By now, you probably know that Google crawls your site to add pages to its index – if you don’t, you should! Your page rankings depend on it. That is, Google uses an automated bot to surf around your site and act like a real visitor that follows links on your website pages.
In the past, Google crawled your site as a desktop user and only as a desktop user. Now, however, Google will crawl your site as a mobile user, because, let’s face it, who doesn’t reach for their mobile devices to search the internet as a first choice? That’s a distinction with a really big difference.
For starters, your website might present a completely different display to mobile users versus desktop users, that’s a very normal coding practice. In some cases, links that appear on the desktop version of your site might not appear on the mobile version. That’s big bad news because the Googlebot can’t follow links that aren’t there. Remember, the Googlebot won’t look for links that aren’t there, or cross reference with your desktop page to see if they are missing out. As a result, your site might take a hit in the SERPs, SERPs make a huge impact on page rankings.
One thing you need to keep in mind is that Google uses a number of ranking signals to determine where your site should land in the results list. If the bot finds that your site is hostile to mobile users or loads very slowly, you’re definitely going to lose rank. It sounds obvious, but do you think like a bot? Thought not! But you really need to. You need to understand how a bot will comb through your data if you want to be presented to a user in the top three rankings – or even on the first page. After that, you might as well burn your website as not many users will look that far.
If you’re wondering why Google is switching to a mobile-first index, the answer is simple: mobile is everything. That’s the short answer, anyway. The long answer is a little more involved.
If you don’t have a responsive website, you might be asking yourself: “What’s going to happen to my site?” You can rest easy-ish. But it’s not that pretty.
The Googlebot will crawl the desktop version of your site just fine, even though it’s using a mobile user agent. That means your site can still be indexed, but it won’t be presented in mobile searches because it assumes you are not mobile user-friendly. In fact, it lowers your ranking to put you behind all the mobile content – even the tacky, spun, and plagiarized content it knows is spam. In short, you’ll be indexed, but at the back of the index queue.
You should definitely switch over to a responsive template. Everyone. For everything. In this day and age, anyone who’s serious about making a statement online and cutting through the white noise that is the great morass of media on the Internet needs a website that adapts to a mobile platform.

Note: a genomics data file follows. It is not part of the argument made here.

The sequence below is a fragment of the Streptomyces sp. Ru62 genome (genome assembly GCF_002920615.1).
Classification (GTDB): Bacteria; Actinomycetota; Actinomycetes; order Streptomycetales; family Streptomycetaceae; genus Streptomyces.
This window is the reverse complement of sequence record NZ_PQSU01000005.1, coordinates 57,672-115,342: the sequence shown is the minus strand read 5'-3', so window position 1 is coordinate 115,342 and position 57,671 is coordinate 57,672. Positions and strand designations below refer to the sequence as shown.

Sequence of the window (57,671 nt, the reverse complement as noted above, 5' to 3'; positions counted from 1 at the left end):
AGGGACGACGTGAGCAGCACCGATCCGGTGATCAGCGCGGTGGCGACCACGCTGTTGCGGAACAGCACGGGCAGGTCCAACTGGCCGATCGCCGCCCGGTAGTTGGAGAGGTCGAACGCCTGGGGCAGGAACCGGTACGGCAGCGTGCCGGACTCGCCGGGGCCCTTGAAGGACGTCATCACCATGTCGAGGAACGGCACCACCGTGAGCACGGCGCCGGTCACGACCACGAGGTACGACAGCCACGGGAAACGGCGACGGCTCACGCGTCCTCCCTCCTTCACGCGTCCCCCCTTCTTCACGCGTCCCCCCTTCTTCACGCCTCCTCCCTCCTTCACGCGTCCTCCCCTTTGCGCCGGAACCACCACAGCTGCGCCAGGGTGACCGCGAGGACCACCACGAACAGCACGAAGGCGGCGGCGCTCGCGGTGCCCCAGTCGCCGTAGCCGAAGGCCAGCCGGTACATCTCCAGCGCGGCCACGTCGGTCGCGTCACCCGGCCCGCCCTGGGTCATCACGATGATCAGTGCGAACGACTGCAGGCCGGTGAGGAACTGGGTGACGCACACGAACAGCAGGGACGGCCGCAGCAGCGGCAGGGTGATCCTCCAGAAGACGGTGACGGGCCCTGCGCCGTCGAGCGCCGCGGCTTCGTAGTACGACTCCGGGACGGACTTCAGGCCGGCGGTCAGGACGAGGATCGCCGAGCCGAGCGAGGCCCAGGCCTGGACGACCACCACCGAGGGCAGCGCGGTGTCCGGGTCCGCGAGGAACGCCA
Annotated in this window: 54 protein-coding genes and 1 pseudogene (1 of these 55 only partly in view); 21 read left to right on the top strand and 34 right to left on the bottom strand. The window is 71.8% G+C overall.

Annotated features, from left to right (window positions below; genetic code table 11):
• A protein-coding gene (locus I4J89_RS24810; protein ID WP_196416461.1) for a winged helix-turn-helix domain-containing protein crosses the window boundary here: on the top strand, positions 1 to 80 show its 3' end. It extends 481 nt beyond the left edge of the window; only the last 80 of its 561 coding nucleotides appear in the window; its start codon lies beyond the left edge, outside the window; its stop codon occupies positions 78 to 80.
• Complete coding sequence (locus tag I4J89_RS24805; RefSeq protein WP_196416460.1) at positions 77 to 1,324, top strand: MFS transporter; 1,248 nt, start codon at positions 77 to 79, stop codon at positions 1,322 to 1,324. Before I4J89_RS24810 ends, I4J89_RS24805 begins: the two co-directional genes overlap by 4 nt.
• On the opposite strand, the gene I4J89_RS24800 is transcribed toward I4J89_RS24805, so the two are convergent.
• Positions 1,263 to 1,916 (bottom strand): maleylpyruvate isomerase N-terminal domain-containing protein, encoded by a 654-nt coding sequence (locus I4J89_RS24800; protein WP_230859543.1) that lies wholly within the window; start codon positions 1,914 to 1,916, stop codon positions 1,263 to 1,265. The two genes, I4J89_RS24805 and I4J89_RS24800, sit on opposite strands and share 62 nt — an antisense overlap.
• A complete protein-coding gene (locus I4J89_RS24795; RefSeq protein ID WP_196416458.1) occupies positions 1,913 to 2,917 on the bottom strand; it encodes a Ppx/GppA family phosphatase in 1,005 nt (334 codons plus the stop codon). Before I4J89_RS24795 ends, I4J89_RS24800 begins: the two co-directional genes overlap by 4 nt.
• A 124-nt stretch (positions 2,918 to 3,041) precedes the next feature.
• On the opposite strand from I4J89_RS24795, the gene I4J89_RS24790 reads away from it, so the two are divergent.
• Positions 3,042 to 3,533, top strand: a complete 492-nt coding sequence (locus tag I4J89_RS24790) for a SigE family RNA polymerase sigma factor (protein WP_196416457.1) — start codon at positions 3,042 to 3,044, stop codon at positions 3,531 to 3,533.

This is a new development. Putting content under a ‘read more’ link used to result in that content not getting indexed by Google. With this mobile first index, things have changed. This you can lighten up about!
Will the change in crawling significantly impact rankings as mobile-first crawling is implemented? In a word, no… and yes. Yes is a word too. As is usually the case, though, there’s a caveat. Both Illyes and his cohort, Paul Haahr of Google, said that mobile-first indexing shouldn’t result in a significant change in the rankings. They added that it’s too early to tell, though. Certainly, if your site isn’t friendly to a mobile audience, you shouldn’t expect it to rank well for certain keywords.
Google has already started rolling out the mobile-first crawler, it went live a few months ago. However, it will take a few more months before full implementation is complete. Unfortunately, Google won’t give a specific date about when the rollout will be completed. That’s because the company is still testing the code ad will continue to test the code. Google did say, however, that it will roll out more and more searchers over time as it gains confidence that the mobile user agent crawl is working well.
Eventually, Google will move to only one index. Unsurprisingly, that will be the mobile index. Do you need any more reasons to switch to mobile-enabled content? During the rollout period, though, there will be two indexes – the mobile index and the desktop index. A small subset of users will see results from the mobile index, while other users see results from the desktop index. The reality is that people will have no idea which index they’re seeing results from – for now.
As Google becomes more confident with the mobile-first results, the company will slowly phase out the desktop index. And we’ll have further evidence that mobile is everything.